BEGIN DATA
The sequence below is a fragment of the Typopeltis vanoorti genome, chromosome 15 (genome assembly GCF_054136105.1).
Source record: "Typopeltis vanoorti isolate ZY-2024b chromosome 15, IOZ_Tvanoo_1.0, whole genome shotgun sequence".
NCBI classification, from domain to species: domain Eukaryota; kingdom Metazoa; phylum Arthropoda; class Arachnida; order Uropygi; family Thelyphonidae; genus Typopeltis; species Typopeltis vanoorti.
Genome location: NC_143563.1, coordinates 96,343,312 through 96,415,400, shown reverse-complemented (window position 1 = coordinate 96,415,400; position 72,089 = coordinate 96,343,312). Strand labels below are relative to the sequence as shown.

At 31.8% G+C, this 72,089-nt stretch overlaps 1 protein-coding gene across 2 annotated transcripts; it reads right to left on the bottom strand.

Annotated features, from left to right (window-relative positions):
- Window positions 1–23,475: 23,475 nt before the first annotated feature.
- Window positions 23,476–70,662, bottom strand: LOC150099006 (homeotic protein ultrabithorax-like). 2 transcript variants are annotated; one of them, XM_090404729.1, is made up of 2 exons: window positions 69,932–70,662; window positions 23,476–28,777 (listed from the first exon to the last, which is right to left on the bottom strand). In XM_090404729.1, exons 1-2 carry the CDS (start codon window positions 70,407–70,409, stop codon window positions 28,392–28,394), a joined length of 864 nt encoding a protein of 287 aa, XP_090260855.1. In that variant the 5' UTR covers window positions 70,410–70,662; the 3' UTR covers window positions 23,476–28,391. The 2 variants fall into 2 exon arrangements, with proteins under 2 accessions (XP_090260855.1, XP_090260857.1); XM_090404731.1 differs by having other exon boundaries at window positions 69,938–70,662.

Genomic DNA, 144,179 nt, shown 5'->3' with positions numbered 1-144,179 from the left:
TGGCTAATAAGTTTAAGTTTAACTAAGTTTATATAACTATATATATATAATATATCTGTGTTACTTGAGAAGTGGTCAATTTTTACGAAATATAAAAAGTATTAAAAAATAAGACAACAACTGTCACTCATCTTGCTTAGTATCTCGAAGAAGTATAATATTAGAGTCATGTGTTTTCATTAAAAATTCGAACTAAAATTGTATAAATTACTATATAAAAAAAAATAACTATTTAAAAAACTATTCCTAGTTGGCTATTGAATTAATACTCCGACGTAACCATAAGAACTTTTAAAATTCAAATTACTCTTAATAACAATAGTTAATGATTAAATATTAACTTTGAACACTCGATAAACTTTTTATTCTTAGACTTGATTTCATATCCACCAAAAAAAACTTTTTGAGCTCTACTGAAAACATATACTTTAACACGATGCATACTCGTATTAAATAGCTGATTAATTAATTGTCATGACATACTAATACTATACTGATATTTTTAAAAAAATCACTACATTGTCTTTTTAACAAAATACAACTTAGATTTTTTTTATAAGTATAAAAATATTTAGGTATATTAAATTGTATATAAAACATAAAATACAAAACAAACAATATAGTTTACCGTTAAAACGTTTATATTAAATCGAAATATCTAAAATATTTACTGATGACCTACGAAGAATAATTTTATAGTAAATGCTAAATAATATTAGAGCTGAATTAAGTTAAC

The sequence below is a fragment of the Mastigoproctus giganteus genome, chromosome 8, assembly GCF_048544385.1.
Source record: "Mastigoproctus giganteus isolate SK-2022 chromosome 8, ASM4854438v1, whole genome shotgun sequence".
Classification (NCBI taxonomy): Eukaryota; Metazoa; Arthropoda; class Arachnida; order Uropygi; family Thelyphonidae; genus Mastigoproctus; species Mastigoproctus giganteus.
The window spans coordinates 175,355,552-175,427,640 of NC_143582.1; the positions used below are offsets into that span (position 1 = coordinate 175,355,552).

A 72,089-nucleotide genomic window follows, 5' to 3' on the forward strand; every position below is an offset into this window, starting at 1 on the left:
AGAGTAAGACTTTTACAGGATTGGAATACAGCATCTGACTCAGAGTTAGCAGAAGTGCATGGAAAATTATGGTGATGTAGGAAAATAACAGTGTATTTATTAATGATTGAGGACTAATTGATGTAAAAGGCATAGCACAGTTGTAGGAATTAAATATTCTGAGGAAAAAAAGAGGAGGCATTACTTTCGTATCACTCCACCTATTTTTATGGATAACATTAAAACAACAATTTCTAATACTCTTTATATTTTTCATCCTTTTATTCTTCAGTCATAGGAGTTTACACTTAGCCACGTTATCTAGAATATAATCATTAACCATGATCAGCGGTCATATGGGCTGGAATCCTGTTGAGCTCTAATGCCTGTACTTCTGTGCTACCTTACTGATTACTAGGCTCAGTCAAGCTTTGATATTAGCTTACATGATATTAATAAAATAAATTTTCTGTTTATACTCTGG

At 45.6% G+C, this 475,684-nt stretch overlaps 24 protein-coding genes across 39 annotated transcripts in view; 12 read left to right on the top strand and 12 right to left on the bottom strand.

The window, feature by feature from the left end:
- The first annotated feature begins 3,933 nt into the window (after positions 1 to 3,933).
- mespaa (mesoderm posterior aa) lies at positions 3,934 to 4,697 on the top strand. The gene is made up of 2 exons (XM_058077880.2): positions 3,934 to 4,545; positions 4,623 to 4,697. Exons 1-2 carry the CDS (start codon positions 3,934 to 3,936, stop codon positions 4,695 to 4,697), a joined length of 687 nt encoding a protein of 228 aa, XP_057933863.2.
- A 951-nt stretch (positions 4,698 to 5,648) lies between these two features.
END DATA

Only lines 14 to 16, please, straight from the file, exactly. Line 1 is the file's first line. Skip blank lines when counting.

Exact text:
The window spans coordinates 175,355,552-175,427,640 of NC_143582.1; the positions used below are offsets into that span (position 1 = coordinate 175,355,552).

A 72,089-nucleotide genomic window follows, 5' to 3' on the forward strand; every position below is an offset into this window, starting at 1 on the left:
AGAGTAAGACTTTTACAGGATTGGAATACAGCATCTGACTCAGAGTTAGCAGAAGTGCATGGAAAATTATGGTGATGTAGGAAAATAACAGTGTATTTATTAATGATTGAGGACTAATTGATGTAAAAGGCATAGCACAGTTGTAGGAATTAAATATTCTGAGGAAAAAAAGAGGAGGCATTACTTTCGTATCACTCCACCTATTTTTATGGATAACATTAAAACAACAATTTCTAATACTCTTTATATTTTTCATCCTTTTATTCTTCAGTCATAGGAGTTTACACTTAGCCACGTTATCTAGAATATAATCATTAACCATGATCAGCGGTCATATGGGCTGGAATCCTGTTGAGCTCTAATGCCTGTACTTCTGTGCTACCTTACTGATTACTAGGCTCAGTCAAGCTTTGATATTAGCTTACATGATATTAATAAAATAAATTTTCTGTTTATACTCTGG